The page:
Motor vehicles are a major contributor to global warming and to Bay Area air and water pollution. Accessible public transit is an environmentally friendly and cheap alternative to using cars. New NRDC research suggests that adding good transit service to a neighborhood that previously lacked it can cut driving by as much as 30 percent.
Of course, access to transit tends to be best in dense urban neighborhoods. On top of this, residents of these neighborhoods have more services within walking distance, further reducing the need to drive. In fact, reports from the Bay Area's eight major transit systems suggest that these residents walk three to five times as much as people who live in low-density suburbs. Residents of northeast San Francisco use public transit much more, and drive some 75 percent less, than their suburban counterparts at the same level of income and family size.
The presence of good transit service has yet another benefit: it allows consumers to cut their cost of living -- dramatically. Both nationally and in the Bay Area, transportation is the second largest household expense (housing is first). At the national level transportation eats up an average of 19 percent of household income. In the San Francisco-San Jose-Oakland area this average drops to 15 percent, a savings that can be attributed, in large measure, to regional transit services, which move more than a million people a day.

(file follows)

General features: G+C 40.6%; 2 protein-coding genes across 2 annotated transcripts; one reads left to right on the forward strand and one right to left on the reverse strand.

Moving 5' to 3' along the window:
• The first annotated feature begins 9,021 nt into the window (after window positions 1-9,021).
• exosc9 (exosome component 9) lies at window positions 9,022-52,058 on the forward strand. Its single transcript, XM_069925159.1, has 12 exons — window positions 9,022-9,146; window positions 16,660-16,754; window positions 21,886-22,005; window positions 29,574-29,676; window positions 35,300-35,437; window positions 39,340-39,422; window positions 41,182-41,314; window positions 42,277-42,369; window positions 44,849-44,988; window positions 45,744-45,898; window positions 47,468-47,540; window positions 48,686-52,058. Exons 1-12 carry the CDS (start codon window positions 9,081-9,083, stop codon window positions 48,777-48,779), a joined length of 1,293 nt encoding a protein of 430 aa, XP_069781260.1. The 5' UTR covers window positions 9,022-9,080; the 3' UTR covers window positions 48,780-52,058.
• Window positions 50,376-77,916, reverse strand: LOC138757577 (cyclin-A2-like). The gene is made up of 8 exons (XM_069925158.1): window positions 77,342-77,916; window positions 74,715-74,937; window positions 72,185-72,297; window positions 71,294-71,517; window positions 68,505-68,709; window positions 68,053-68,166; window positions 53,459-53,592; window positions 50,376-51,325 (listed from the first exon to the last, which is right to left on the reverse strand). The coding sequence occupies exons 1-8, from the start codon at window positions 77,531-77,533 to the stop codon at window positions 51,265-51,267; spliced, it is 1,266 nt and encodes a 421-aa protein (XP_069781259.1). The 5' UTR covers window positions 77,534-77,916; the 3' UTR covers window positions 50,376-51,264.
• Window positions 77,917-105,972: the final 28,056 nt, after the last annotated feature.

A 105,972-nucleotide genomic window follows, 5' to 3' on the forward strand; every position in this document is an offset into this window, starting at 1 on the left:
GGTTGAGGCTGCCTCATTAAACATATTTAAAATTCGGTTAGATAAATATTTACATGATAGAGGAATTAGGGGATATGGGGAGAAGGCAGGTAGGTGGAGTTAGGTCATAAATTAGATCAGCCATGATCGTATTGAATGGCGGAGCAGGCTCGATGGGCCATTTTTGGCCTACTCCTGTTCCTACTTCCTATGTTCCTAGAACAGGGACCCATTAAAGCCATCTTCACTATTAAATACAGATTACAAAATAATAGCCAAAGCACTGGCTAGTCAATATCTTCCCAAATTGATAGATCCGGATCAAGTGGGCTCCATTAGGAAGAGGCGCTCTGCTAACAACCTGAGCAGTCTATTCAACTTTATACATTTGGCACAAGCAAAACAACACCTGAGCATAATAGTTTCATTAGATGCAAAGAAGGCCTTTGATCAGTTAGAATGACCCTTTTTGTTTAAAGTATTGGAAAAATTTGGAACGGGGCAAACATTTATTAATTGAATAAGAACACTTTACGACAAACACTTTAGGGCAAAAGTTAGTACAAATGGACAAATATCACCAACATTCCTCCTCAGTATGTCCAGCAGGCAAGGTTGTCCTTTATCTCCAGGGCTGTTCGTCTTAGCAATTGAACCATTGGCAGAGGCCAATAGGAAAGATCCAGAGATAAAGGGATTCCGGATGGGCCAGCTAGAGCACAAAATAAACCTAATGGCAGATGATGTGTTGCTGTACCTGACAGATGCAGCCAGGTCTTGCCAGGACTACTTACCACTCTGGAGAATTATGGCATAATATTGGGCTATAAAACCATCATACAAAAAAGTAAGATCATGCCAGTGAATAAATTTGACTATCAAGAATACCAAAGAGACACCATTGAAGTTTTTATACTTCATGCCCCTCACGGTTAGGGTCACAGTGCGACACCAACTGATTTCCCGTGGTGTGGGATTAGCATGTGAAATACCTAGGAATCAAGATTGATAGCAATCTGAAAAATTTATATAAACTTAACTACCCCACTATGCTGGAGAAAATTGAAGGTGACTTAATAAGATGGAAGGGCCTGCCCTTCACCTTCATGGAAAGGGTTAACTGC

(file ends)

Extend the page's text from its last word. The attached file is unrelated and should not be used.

If good transit allows people to drive, say, 30 percent less, it cuts driving costs (which might typically be $8,000 or $9,000 each year in a sprawling suburban neighborhood without transit) by about the same percentage. In light of these savings, Countrywide Home Loans is now offering Location Efficient MortgagesSM, which make more money available to people who purchase homes in dense neighborhoods where transit options are good.
Increasing Ridership Still More
The Bay Area can do more to increase use of transit. Devoting more dollars to improving and expanding existing transit systems is one way. In addition, equalizing subsidies for transit and parking would help. Many employers offer free parking, but don't give the same dollar subsidy to transit riders. Other employers are participating in the Commuter Check program, which allows pretax dollars to go toward the purchase of transit passes (and some do offer free Commuter Checks to employees who forgo parking privileges). Over the long term, transit-oriented development -- compact urban development located within walking distance of train stations and bus stops -- will also encourage greater transit use.